This dataset contains the main ranking for the Index of Multiple Deprivation, 2010. This dataset puts the 32,482 LSOAs into a rank order based on their 2010 IMD score. A rank of 1 is the most deprived.
The English Indices of Deprivation provide a relative measure of deprivation at small area level across England. Areas are ranked from least deprived to most deprived on seven different dimensions of deprivation and an overall composite measure of multiple deprivation. Most of the data underlying the 2010 indices are for the year 2008.
The indices have been constructed by the Social Disadvantage Research Centre at the University of Oxford for the Department for Communities and Local Government. All figures can only be reproduced if the source (Department for Communities and Local Government, Indices of Deprivation 2010) is fully acknowledged.
The domains used in the Indices of Deprivation 2010 are: income deprivation; employment deprivation; health deprivation and disability; education deprivation; crime deprivation; barriers to housing and services deprivation; and living environment deprivation. Each of these domains has its own scores and ranks, allowing users to focus on specific aspects of deprivation.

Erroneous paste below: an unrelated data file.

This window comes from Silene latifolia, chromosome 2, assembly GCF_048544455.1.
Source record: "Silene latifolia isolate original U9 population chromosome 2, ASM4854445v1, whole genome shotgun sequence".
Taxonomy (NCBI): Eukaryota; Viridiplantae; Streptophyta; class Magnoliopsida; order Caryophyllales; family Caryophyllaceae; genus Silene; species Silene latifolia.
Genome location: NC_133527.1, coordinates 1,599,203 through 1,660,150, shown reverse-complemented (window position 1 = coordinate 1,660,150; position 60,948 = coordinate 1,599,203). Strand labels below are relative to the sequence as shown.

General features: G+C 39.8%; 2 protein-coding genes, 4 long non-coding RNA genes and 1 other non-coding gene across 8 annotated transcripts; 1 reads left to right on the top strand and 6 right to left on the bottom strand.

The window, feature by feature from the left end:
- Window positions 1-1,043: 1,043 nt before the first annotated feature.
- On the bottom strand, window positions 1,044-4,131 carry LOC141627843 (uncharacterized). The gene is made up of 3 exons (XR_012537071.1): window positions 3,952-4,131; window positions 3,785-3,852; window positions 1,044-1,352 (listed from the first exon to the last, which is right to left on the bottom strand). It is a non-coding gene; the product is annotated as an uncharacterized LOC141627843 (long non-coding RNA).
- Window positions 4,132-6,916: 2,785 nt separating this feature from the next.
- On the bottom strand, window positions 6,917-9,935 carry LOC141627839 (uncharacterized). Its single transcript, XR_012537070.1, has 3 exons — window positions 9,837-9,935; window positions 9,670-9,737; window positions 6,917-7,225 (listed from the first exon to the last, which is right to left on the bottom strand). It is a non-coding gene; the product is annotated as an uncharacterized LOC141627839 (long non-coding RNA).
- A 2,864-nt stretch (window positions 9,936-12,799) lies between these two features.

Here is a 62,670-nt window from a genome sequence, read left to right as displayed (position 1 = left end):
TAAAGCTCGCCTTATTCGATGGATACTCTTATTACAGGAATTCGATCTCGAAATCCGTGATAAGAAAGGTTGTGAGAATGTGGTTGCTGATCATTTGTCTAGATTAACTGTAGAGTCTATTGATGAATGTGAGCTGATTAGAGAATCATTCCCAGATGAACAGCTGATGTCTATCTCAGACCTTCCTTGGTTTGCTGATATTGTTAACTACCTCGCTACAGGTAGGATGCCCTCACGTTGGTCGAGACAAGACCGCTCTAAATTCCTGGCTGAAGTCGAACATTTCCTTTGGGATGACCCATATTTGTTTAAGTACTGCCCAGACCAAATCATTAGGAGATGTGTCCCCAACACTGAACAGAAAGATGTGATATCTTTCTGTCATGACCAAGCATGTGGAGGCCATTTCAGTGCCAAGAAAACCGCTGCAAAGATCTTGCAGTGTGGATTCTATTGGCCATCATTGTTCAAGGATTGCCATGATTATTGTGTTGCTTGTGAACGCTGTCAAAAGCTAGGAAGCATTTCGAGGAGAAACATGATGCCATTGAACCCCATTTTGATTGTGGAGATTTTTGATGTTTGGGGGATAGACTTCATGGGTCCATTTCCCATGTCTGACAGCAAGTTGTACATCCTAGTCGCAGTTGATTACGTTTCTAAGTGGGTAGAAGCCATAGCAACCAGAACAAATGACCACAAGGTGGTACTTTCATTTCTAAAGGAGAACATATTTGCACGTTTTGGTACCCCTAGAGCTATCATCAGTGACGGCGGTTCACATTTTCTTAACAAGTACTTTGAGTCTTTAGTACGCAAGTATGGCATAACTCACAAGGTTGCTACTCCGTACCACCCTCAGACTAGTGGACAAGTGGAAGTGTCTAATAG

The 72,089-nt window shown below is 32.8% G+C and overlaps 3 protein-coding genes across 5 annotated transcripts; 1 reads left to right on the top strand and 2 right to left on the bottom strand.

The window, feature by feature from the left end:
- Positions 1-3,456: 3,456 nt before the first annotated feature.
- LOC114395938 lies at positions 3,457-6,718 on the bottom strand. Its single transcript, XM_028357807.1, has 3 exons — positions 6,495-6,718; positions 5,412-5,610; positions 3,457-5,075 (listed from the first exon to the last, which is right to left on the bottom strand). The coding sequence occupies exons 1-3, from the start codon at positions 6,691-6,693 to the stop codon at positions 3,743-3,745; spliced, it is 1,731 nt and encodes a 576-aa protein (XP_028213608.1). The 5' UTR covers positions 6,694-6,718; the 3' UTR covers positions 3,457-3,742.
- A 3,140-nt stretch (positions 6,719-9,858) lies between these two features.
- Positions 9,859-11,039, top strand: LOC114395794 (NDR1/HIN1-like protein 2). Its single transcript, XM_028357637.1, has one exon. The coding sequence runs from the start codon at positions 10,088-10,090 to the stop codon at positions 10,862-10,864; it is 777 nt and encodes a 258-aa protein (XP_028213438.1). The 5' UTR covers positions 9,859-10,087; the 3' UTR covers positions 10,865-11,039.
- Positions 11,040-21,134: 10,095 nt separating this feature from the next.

Because the indices give a relative measure, they can tell you if one area is more deprived than another but not by how much. For example, if an area has a rank of 40 it is not half as deprived as a place with a rank of 20.
The Index of Multiple Deprivation was constructed by combining scores from the seven domains. When comparing areas, a higher deprivation score indicates a higher proportion of people living there who are classed as deprived. But as for ranks, deprivation scores can only tell you if one area is more deprived than another, but not by how much.
This dataset was created from a spreadsheet provided by the Department of Communities and Local Government, which can be downloaded here.
The method for calculating the IMD score and underlying indicators is detailed in the report 'The English Indices of Deprivation 2010: Technical Report'.
The data is represented here as Linked Data, using the Data Cube ontology.